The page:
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Neuroleptic malignant syndrome

Author
Eelco FM Wijdicks, MD
Section Editor
Michael J Aminoff, MD, DSc
Deputy Editor
Janet L Wilterdink, MD

INTRODUCTION

Neuroleptic malignant syndrome (NMS) is a life threatening neurologic emergency associated with the use of neuroleptic agents and characterized by a distinctive clinical syndrome of mental status change, rigidity, fever, and dysautonomia.

Mortality results directly from the dysautonomic manifestations of the disease and from systemic complications. Mortality has declined from the earliest reports in the 1960s of 76 percent and is more recently estimated between 10 and 20 percent [1]. This probably reflects greater awareness of the disease, earlier diagnosis, and more aggressive intervention. Requiring a high clinical suspicion for diagnosis and treatment, NMS is appropriately a syndrome more often considered than truly diagnosed.

EPIDEMIOLOGY

Incidence rates for neuroleptic malignant syndrome (NMS) range from 0.02 to 3 percent among patients taking neuroleptic agents [2,3]. This wide range probably reflects differences in the populations sampled, for example, inpatient versus outpatient psychiatric populations, as well as differences in the surveillance methods and definitions of disease used.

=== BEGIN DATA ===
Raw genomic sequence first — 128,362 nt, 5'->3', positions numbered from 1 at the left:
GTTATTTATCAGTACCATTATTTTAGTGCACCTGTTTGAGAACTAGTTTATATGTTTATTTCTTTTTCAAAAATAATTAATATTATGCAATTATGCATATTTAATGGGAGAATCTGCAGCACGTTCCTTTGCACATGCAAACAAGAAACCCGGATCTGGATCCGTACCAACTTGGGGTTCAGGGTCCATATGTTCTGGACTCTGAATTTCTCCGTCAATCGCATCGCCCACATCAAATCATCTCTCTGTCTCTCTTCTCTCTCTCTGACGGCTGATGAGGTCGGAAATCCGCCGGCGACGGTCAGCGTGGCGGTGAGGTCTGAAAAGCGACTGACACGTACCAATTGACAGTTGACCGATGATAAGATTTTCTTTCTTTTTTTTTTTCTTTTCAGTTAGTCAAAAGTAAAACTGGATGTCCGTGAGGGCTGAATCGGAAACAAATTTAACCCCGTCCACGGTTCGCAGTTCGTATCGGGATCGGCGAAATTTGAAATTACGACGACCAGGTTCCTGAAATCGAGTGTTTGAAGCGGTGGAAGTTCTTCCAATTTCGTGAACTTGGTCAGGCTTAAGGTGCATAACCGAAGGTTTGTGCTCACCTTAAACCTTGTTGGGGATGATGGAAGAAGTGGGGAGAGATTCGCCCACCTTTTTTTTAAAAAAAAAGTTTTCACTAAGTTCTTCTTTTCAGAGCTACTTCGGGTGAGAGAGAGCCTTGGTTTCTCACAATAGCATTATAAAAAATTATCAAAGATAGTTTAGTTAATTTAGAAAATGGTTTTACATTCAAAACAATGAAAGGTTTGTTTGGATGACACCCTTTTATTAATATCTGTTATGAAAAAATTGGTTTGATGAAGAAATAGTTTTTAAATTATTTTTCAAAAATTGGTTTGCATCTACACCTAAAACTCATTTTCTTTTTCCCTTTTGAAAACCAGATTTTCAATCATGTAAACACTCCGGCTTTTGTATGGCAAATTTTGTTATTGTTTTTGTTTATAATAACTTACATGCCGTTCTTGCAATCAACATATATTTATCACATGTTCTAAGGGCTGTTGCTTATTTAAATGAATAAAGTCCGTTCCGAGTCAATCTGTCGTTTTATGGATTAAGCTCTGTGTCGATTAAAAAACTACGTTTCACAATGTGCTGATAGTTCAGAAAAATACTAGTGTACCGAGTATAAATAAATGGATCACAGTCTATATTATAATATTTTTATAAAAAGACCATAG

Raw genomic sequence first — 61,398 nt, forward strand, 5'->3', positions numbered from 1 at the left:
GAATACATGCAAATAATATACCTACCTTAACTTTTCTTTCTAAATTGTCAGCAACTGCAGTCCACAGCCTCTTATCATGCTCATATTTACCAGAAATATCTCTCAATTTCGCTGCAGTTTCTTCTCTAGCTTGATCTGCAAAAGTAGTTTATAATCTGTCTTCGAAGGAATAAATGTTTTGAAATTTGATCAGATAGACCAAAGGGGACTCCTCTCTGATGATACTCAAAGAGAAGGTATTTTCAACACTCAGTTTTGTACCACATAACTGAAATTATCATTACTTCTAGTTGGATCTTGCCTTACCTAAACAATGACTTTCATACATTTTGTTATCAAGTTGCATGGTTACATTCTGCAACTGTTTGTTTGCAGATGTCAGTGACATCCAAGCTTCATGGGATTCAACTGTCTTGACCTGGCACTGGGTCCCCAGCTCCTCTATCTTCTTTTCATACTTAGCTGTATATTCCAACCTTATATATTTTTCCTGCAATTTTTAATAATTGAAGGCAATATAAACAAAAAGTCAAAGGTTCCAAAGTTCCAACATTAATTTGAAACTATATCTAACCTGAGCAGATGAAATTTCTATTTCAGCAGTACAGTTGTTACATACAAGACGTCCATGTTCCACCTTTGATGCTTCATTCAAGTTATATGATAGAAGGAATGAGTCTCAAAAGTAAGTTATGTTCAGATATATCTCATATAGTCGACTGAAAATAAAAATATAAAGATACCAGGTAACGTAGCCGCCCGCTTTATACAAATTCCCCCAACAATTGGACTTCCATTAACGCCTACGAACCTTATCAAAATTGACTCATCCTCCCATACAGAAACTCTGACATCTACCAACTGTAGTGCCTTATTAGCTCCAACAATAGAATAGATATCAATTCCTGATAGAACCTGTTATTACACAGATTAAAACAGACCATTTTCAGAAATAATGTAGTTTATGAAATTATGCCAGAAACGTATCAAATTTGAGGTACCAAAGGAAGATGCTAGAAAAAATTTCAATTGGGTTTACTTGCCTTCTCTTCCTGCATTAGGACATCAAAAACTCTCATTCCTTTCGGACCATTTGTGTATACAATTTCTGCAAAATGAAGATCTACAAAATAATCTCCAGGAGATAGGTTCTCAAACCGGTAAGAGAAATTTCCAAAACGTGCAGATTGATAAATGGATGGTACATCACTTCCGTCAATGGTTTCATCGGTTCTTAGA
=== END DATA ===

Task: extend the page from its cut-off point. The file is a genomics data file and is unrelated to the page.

While most patients with NMS are young adults, the syndrome has been described in all age groups from 0.9 to 78 years [2,4-6]. Age is not a risk factor [7]. In most studies, men outnumber women twofold. Both age and gender distributions correspond with the distribution of the exposure to neuroleptic agents [4,7].

ASSOCIATED MEDICATIONS

Neuroleptic agents — NMS is most often seen with the "typical" high potency neuroleptic agents (eg, haloperidol, fluphenazine) [8-10]. However, every class of neuroleptic drug has been implicated, including the low potency (eg, chlorpromazine) and the newer "atypical" antipsychotic drugs (eg, clozapine, risperidone, olanzapine) as well as antiemetic drugs (eg, metoclopramide, promethazine) [4,11]. Associated medications are listed in the Table (table 1).

                           

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Literature review current through: Feb 2015. | This topic last updated: May 30, 2014.
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